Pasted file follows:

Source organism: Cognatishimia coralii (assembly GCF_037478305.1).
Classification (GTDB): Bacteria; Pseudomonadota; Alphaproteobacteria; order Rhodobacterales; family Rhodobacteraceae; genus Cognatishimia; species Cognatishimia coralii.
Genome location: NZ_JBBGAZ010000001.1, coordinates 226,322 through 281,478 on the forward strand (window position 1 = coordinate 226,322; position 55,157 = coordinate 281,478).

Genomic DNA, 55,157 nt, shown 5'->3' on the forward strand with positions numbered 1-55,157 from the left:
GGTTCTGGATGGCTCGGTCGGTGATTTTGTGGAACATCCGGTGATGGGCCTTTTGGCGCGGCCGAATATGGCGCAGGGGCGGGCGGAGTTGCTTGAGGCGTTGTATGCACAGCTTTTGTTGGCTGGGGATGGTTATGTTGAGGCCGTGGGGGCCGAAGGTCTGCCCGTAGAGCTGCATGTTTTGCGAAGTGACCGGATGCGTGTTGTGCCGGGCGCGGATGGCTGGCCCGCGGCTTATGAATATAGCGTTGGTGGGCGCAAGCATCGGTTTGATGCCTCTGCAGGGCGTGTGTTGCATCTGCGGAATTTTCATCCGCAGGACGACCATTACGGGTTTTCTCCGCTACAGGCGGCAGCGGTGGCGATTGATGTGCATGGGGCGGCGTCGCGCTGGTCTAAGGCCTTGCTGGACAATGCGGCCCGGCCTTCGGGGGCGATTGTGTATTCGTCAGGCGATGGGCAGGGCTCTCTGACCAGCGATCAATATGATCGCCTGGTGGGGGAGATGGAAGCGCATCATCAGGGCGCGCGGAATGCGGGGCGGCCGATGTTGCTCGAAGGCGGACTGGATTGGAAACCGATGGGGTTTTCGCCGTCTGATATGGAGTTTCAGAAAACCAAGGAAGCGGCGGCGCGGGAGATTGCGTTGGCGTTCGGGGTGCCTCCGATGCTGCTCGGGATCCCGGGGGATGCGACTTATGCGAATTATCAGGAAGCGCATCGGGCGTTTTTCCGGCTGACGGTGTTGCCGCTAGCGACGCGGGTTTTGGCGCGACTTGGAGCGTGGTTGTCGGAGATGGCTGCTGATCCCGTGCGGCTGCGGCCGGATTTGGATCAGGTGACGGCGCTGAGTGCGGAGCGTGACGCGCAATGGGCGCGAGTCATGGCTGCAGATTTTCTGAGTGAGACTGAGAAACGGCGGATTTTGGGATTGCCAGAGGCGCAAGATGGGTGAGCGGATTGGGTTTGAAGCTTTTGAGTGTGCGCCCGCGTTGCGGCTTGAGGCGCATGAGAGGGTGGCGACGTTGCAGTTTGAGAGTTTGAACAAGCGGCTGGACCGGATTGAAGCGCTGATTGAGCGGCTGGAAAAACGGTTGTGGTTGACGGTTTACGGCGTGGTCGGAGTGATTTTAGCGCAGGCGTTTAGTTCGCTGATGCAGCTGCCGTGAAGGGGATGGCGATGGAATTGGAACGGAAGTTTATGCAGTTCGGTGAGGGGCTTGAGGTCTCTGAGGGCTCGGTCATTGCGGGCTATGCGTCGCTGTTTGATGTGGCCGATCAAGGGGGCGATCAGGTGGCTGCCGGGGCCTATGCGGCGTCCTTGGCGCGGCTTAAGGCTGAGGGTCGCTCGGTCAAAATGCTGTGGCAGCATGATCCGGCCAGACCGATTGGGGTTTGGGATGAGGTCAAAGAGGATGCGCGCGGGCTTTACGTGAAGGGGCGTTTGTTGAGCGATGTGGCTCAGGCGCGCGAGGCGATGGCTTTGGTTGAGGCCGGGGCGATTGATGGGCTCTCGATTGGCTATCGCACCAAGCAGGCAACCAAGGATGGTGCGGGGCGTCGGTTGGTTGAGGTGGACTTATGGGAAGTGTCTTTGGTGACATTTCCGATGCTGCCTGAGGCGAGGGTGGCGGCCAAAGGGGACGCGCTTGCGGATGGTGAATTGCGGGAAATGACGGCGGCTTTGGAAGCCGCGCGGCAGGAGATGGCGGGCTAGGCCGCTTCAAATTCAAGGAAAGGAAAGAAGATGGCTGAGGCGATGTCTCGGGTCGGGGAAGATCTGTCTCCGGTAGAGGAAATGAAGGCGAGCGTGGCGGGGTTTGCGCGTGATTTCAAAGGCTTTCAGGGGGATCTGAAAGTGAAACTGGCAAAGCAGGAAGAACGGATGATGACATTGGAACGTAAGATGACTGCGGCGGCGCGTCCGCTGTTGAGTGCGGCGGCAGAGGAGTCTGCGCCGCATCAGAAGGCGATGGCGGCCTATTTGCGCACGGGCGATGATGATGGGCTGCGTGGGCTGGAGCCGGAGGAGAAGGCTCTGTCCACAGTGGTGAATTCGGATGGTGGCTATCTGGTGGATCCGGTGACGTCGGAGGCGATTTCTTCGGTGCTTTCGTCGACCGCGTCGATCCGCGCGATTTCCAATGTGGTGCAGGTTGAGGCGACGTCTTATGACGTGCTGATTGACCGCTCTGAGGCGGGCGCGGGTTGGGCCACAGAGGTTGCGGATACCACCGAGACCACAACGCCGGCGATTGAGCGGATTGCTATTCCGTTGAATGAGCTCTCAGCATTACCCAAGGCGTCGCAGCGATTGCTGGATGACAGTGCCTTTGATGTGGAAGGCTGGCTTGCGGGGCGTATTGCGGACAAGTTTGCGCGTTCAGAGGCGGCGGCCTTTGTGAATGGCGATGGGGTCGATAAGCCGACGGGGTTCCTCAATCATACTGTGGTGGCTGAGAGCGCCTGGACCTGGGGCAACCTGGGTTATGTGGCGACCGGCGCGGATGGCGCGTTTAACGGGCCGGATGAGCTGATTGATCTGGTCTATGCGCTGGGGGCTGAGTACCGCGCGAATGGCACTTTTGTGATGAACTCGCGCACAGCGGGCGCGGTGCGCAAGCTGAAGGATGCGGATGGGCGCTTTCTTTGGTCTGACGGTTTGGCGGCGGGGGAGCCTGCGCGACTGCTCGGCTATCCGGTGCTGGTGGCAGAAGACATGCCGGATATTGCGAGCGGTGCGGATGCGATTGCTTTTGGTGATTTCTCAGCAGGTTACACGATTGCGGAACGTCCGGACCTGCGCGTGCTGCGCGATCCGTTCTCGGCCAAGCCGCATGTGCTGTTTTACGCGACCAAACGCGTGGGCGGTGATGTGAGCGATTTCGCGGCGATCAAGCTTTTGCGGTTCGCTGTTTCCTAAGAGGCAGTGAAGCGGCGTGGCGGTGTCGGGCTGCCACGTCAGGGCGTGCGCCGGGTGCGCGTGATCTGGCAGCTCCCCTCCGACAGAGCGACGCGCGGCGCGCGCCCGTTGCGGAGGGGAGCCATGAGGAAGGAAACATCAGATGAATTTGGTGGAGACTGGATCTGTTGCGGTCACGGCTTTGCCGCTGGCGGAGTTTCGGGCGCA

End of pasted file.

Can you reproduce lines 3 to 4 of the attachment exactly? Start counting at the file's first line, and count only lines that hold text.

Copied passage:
Genome location: NZ_JBBGAZ010000001.1, coordinates 226,322 through 281,478 on the forward strand (window position 1 = coordinate 226,322; position 55,157 = coordinate 281,478).

Genomic DNA, 55,157 nt, shown 5'->3' on the forward strand with positions numbered 1-55,157 from the left: